In July 2011, a tall man in his 80s with neatly parted, snowy white hair and a California tan checked into the Hotel George on Capitol Hill.
This man once possessed one of Washington’s most scintillating and damning secrets. But that was long ago, and time had almost forgotten him.
At home in La Jolla, Calif., the tony seaside San Diego enclave, he would sometimes get quizzical looks from other guests at the society galas he attended during the many years he dated Audrey Geisel, the widow of the legendary children’s author Dr. Seuss.
“Butter-who?” they’d say.
But the identity of Alexander P. Butterfield and his singular role in American history as the presidential aide who revealed the existence of a secret taping system in President Richard M. Nixon’s White House was elementary to the caller on the other end of the line when Butterfield arrived at his hotel in Washington for a visit.
“Would you mind spending the day with me?” asked Bob Woodward, whose reporting with Carl Bernstein on the Watergate scandal helped topple Nixon’s presidency and won a Pulitzer for The Washington Post.
As a young reporter chasing the Watergate story in the early 1970s, Woodward had been so determined to speak with Butterfield that he had driven to the former presidential aide’s home in Virginia and knocked on the door. Nothing but silence and the subtle parting of curtains in a window greeted him.
But on that day in 2011, Woodward collected Butterfield at the hotel and drove him out to a home he and his wife own on the South River in Annapolis, Md., chatting amiably all the way.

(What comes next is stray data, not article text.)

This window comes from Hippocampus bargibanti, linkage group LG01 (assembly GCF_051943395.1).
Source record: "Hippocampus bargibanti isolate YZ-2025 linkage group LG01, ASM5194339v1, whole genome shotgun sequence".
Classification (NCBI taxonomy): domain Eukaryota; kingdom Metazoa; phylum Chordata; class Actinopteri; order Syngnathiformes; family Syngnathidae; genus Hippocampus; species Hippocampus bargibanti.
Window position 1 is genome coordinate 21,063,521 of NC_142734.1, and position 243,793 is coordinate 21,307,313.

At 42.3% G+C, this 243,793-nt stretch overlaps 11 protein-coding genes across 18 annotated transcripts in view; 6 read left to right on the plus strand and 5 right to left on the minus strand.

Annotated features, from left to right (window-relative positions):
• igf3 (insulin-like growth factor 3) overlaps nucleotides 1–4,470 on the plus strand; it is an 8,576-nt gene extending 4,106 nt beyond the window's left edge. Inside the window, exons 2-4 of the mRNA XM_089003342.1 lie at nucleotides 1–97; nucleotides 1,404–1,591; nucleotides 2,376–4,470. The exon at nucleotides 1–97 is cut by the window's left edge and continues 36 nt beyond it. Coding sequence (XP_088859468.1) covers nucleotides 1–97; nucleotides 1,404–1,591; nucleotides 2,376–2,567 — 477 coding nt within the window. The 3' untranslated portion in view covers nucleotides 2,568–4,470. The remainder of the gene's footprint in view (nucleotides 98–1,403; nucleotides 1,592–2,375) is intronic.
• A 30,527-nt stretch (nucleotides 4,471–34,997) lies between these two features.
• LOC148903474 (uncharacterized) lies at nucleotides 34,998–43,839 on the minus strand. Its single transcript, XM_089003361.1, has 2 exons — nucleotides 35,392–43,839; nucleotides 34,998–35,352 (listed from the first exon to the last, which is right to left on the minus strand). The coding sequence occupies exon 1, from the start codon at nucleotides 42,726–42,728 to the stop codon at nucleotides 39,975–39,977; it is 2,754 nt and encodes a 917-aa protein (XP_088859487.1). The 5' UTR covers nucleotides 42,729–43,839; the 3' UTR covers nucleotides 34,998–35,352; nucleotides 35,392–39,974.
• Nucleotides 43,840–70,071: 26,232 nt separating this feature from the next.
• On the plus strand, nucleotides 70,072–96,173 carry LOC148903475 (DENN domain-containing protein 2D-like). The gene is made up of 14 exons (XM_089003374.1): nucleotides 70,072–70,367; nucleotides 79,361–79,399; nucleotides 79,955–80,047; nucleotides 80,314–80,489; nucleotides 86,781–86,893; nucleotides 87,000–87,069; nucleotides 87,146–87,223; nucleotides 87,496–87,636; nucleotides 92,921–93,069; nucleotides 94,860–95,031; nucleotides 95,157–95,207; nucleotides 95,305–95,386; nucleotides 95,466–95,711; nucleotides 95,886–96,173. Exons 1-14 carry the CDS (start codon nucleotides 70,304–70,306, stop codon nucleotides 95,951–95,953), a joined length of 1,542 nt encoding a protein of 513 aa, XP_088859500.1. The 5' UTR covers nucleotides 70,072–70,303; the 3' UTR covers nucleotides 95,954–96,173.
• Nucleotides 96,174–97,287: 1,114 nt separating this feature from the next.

“People aren’t still writing about Nixon, are they?” Butterfield asked in the car.
Woodward assured him they were and said he was still interested, all these years later, in talking.
“I thought, he’s sort of the master of being vague,” Butterfield told me with a chuckle during a weekend interview at Woodward’s home in Georgetown. “He can be vague more smoothly than anyone!”
The two men hit it off. They talked for hours with a tape recorder rolling. They tromped around the property together. But neither knew precisely what to do next. Woodward, now 72, thought Butterfield might make a good newspaper story. Butterfield didn’t know what to think. Nearly three years passed.
Ultimately, it was Woodward’s wife, Elsa Walsh — also an author and journalist — who saw things clearly: Butterfield is a book.
Butterfield, it turns out, had many more secrets to reveal, many more insights to share. He had walked away from the Nixon White House with boxes and boxes of papers, a trove of handwritten notes from the president, memos on fragile onion skin, invitations. Some were consequential, such as a handwritten note in which Nixon opined that years of heavy bombing in Southeast Asia was accomplishing “zilch,” even as he was saying the opposite in public.
Others were less monumental, but they gave glimpses of Nixon’s paranoia and vindictiveness. All that material, so voluminous that Butterfield had to stack some of it in an unused shower stall of his penthouse apartment in La Jolla, lends a historical bedrock to Woodward’s 18th book, to be published Tuesday, “The Last of the President’s Men.”
There was a time when Butterfield thought he would tell his own story. In the 1990s, he said, he signed up with Little, Brown and Co. and began writing. Deep into the project, Butterfield said, he got a call from his editor, who was encouraged by a recent hot-selling Nixon book. The editor wanted to know his title. “Fellow Countryman,” Butterfield said, explaining that he was hard at work on a memoir.
“What the hell does that have to do with Richard Nixon?” Butterfield recalled the editor barking back at him.